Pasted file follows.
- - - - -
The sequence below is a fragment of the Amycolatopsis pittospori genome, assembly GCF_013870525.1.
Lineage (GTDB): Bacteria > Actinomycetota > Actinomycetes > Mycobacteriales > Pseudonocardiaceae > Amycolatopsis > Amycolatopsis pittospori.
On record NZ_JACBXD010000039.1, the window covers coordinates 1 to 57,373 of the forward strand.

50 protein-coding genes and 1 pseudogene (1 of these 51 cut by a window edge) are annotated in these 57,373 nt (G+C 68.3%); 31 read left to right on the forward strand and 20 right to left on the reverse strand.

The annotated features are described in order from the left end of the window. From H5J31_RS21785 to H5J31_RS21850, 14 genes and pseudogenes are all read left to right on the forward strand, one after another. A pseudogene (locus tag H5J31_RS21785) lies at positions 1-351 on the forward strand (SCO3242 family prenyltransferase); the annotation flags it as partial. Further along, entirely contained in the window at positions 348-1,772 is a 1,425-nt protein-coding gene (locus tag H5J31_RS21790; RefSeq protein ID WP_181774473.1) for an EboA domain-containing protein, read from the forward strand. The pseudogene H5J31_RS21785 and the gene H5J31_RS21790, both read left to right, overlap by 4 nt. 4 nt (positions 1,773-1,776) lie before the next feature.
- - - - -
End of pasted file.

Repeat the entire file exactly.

The sequence below is a fragment of the Amycolatopsis pittospori genome, assembly GCF_013870525.1.
Lineage (GTDB): Bacteria > Actinomycetota > Actinomycetes > Mycobacteriales > Pseudonocardiaceae > Amycolatopsis > Amycolatopsis pittospori.
On record NZ_JACBXD010000039.1, the window covers coordinates 1 to 57,373 of the forward strand.

50 protein-coding genes and 1 pseudogene (1 of these 51 cut by a window edge) are annotated in these 57,373 nt (G+C 68.3%); 31 read left to right on the forward strand and 20 right to left on the reverse strand.

The annotated features are described in order from the left end of the window. From H5J31_RS21785 to H5J31_RS21850, 14 genes and pseudogenes are all read left to right on the forward strand, one after another. A pseudogene (locus tag H5J31_RS21785) lies at positions 1-351 on the forward strand (SCO3242 family prenyltransferase); the annotation flags it as partial. Further along, entirely contained in the window at positions 348-1,772 is a 1,425-nt protein-coding gene (locus tag H5J31_RS21790; RefSeq protein ID WP_181774473.1) for an EboA domain-containing protein, read from the forward strand. The pseudogene H5J31_RS21785 and the gene H5J31_RS21790, both read left to right, overlap by 4 nt. 4 nt (positions 1,773-1,776) lie before the next feature.